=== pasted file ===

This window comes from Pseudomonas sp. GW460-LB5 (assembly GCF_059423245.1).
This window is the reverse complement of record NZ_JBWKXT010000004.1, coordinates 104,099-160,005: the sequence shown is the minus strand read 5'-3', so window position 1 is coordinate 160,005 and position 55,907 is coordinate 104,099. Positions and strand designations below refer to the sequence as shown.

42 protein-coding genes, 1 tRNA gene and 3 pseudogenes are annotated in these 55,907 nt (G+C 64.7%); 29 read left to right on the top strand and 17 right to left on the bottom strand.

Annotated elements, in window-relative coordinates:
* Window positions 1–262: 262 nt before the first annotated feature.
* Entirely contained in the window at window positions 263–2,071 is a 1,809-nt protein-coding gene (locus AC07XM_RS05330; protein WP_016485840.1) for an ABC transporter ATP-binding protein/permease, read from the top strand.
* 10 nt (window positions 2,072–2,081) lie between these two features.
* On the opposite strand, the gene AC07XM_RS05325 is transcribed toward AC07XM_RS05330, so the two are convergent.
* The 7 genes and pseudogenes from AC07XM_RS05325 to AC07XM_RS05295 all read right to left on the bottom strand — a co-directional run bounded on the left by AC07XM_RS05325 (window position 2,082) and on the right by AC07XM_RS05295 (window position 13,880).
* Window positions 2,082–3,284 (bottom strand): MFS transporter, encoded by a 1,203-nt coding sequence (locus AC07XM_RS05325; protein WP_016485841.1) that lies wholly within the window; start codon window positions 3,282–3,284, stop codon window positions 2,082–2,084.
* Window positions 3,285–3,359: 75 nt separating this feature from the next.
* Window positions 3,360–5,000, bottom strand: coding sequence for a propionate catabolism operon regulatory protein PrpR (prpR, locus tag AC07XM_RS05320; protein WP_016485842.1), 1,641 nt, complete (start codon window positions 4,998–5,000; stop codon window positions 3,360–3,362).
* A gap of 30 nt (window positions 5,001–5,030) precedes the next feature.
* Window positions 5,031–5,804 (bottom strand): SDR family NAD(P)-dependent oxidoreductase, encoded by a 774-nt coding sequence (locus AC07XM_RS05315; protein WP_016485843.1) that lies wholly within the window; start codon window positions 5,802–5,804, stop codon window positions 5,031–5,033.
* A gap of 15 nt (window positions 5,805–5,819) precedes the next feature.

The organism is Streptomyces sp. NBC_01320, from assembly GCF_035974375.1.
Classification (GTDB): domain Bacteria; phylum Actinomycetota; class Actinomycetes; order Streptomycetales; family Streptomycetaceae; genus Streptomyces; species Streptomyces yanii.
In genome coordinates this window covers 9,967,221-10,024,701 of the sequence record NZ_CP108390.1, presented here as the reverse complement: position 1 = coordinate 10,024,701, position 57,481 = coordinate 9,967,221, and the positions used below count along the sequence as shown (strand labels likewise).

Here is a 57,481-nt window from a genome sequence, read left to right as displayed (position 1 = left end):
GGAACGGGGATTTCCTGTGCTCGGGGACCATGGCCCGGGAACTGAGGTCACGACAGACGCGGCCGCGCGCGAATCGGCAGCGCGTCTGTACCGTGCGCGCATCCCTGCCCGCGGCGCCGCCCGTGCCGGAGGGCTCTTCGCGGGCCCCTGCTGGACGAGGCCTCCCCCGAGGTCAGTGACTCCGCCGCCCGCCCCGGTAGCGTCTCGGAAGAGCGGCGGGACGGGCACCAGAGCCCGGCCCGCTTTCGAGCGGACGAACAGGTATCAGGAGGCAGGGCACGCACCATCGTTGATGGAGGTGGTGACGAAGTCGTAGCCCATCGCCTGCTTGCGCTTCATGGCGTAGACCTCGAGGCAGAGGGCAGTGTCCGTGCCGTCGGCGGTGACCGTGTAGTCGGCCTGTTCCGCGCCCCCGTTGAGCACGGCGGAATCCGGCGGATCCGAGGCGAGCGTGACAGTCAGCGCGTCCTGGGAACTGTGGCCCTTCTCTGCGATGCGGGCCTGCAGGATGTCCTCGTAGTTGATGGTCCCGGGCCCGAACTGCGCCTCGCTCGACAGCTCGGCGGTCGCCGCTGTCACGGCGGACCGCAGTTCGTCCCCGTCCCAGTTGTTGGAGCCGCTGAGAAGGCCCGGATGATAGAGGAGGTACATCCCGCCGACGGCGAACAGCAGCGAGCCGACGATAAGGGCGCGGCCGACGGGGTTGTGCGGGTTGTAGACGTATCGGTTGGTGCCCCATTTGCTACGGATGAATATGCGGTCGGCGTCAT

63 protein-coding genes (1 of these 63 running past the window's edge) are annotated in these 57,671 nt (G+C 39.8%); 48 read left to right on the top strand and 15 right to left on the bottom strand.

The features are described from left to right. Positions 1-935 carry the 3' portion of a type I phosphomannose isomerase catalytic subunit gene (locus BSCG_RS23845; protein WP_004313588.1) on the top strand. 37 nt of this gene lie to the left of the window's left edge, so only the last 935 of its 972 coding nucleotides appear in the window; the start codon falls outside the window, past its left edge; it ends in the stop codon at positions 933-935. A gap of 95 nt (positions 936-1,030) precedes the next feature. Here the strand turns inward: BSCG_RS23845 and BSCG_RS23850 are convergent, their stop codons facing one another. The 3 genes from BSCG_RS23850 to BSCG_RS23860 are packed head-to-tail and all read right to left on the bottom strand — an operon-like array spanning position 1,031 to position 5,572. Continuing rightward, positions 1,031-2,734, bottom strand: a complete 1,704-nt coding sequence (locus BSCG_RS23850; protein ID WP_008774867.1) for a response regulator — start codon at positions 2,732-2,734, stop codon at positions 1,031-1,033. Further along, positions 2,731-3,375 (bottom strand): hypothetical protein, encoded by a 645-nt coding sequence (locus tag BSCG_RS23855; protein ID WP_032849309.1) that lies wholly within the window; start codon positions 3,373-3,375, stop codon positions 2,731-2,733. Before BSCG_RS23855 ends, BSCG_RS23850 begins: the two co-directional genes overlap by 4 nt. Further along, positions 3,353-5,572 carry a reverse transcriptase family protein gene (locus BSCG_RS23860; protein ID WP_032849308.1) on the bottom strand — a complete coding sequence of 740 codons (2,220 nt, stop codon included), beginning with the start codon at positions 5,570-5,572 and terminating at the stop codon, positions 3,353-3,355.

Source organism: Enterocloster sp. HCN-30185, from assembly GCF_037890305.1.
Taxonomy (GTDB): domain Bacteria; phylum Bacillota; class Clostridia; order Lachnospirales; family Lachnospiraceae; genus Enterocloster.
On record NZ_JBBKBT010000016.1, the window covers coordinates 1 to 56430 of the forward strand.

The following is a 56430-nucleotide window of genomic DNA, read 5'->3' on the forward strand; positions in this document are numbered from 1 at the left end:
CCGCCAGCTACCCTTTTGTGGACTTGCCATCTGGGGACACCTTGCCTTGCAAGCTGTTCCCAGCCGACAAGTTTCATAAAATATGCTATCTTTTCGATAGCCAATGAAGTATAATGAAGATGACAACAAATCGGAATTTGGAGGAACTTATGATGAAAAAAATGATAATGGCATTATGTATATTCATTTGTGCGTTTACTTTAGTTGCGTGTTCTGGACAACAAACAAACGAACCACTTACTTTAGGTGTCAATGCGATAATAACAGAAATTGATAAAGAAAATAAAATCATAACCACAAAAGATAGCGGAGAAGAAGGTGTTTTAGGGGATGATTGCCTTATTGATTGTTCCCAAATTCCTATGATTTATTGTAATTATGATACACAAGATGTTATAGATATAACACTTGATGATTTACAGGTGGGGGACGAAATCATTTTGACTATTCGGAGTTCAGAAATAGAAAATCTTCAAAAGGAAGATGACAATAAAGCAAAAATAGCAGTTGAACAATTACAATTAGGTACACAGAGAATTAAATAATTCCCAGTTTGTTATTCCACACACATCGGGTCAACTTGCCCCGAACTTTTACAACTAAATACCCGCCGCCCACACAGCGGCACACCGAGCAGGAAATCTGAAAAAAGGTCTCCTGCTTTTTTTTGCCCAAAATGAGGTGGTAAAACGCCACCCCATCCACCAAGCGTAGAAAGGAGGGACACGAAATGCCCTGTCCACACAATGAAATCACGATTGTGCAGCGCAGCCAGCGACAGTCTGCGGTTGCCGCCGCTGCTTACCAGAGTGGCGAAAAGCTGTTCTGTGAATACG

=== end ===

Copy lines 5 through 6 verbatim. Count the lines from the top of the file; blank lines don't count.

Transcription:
* Window positions 1–262: 262 nt before the first annotated feature.
* Entirely contained in the window at window positions 263–2,071 is a 1,809-nt protein-coding gene (locus AC07XM_RS05330; protein WP_016485840.1) for an ABC transporter ATP-binding protein/permease, read from the top strand.